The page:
9 Convincing Arguments to Win Your Content Marketing BudgetOn March 15, three of the biggest names in content marketing strategy came together at a Google+ Hangout on Air to talk about something we all want more of:
Specifically, they discussed ways that marketers who are keen on content strategies can win the backing they need — and the budgetary support they need — to proceed with a plan.
The result was more insights than we thought we could cram in 30 minutes — like an Imelda Marcos-sized closet of content marketing persuasion.
The content marketing context
Early this year, my company kicked off a series of conversations with some of our content marketing heroes, who gathered to discuss a hot topic. This installment of the Content Marketing Hangouts featured Joe Chernov, Michael Brenner, and Ardath Albee, with Velocity’s Stan Woods as host.
The 9 nuggets that generate content marketing investment
Without further ado, here are the highlights of our experts’ recommendations (with a direct quote, its source, the context, and a time-stamp, for easy access):
1. “I got started with content marketing by seeing it as a PR hack. Content was a Trojan horse for communications.” — Joe Chernov
Joe describes how he got started in content marketing via PR, and his discovery that old techniques were not working because people were not interested in engaging with the latest press release about a product or new hire (6:06).
2. “The real problem at a large corporation isn’t to get funding to do something new, but to get people to stop doing what isn’t working.” — Michael Brenner
Michael shares one of the early challenges that people in companies like his (SAP) find in getting started with content marketing (10:10).
3. “Don’t force the organization into making a false choice between the marketing they’re already doing and the marketing you want to see them doing.” — Joe Chernov
Joe describes how a strategic investment in content should be able to lift a company’s investments in all other areas of marketing, thus making it much easier to buy into (10:47).
4. “One of the things I see a lot is that people can’t get their heads wrapped around the change in terminology.” — Ardath Albee
Ardath describes how content marketers need to adopt the terminology of conventional marketers in order to set a common context, and effect change from there (12:37).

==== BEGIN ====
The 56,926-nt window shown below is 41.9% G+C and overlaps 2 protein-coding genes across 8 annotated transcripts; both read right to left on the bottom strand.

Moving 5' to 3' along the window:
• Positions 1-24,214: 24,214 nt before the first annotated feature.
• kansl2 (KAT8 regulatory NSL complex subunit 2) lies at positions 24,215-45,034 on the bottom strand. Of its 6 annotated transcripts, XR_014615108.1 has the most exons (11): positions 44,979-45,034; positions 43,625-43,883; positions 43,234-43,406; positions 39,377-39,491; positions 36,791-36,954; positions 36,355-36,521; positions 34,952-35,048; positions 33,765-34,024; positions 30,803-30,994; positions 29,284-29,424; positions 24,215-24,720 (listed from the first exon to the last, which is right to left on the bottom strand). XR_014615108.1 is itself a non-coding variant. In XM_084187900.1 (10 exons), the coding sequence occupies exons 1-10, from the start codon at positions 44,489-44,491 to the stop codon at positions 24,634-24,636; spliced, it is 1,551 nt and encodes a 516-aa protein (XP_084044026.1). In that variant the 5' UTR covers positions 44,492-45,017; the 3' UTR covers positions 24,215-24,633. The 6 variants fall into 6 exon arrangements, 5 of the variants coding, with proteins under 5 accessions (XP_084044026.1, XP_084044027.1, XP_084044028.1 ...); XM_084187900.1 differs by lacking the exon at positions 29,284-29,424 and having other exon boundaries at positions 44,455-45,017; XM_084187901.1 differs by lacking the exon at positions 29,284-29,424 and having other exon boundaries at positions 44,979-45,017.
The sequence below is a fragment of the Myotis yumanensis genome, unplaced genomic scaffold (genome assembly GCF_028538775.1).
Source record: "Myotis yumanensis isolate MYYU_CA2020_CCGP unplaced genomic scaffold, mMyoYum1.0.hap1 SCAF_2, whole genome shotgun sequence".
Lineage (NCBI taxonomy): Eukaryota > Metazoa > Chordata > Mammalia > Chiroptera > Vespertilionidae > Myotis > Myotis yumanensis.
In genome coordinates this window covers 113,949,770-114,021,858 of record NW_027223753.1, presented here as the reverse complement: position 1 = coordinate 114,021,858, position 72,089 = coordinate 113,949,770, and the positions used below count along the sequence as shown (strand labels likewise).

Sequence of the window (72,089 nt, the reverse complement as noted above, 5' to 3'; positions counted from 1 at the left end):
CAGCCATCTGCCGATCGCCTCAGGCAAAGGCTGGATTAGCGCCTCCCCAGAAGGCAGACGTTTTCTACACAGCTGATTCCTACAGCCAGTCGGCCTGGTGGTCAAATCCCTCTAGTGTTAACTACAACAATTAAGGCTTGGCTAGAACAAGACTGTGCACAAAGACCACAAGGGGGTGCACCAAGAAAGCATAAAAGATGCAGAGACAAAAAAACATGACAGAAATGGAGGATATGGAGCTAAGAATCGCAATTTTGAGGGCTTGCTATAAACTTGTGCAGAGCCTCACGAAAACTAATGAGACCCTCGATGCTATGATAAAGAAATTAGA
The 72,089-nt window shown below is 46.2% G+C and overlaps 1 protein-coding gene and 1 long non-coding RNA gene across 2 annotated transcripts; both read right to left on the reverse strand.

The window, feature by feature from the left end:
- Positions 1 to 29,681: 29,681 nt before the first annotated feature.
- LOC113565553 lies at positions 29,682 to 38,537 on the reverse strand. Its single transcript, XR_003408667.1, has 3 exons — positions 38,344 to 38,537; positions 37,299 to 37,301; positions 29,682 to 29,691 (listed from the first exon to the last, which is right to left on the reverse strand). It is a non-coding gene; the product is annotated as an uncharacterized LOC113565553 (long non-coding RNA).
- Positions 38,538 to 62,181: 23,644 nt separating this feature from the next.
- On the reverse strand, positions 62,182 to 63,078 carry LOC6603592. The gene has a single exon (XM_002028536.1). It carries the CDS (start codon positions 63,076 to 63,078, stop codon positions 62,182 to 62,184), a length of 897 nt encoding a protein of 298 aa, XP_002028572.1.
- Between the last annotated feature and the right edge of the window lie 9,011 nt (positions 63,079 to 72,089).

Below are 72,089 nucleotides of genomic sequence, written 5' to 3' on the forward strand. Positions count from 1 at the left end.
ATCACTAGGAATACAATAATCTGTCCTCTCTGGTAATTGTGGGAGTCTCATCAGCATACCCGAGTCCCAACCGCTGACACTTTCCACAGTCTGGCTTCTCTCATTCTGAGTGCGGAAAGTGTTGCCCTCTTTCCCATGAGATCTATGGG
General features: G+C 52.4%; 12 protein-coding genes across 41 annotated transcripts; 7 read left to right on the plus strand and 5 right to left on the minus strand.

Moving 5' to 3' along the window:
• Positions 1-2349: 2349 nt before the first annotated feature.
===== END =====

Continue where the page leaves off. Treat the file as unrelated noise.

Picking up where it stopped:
5. “The way to sell content marketing at the pilot stage is by attaching some vanity metrics to it, so you can show that it worked; there was a cause and an effect.” — Joe Chernov
Joe offers marketers a way to get their projects going without building the massive ROI case — though he’s quick to add that an ROI case must eventually be built and delivered on (17:35).
6. “What I was able to show to instill fear in the minds of our executives was the number of conversations that were happening around our solution areas that we weren’t involved in, at all.” — Michael Brenner
Michael describes how, by demonstrating SAP’s lack of presence in conversations about big data, SAP leaders who were eager for growth in data opened themselves up to new ideas (18:30).
7. “What we were able to do was develop content programs in parallel with more conventional programs, then show how we generated greater return engagement.” — Ardath Albee
Ardath shares how you can win the day for content marketing, not by generating an absolute take-up, but rather by beating comparable investments (19:53).
8. “If you have a good foundation, good personas, a good strategy, and realistic expectations, you can make enough of a point in a three-month pilot to get an extension.” — Ardath Albee
Here, Ardath describes how businesses struggling within the quarterly revenue cycle can manage to get funding for a content strategy (24:00).
9. “One of the reasons why many companies struggle to adopt content marketing is that they don’t know where to put it.” — Joe Chernov
Joe observes that many companies don’t know where to fit content marketing within their organization, vis-
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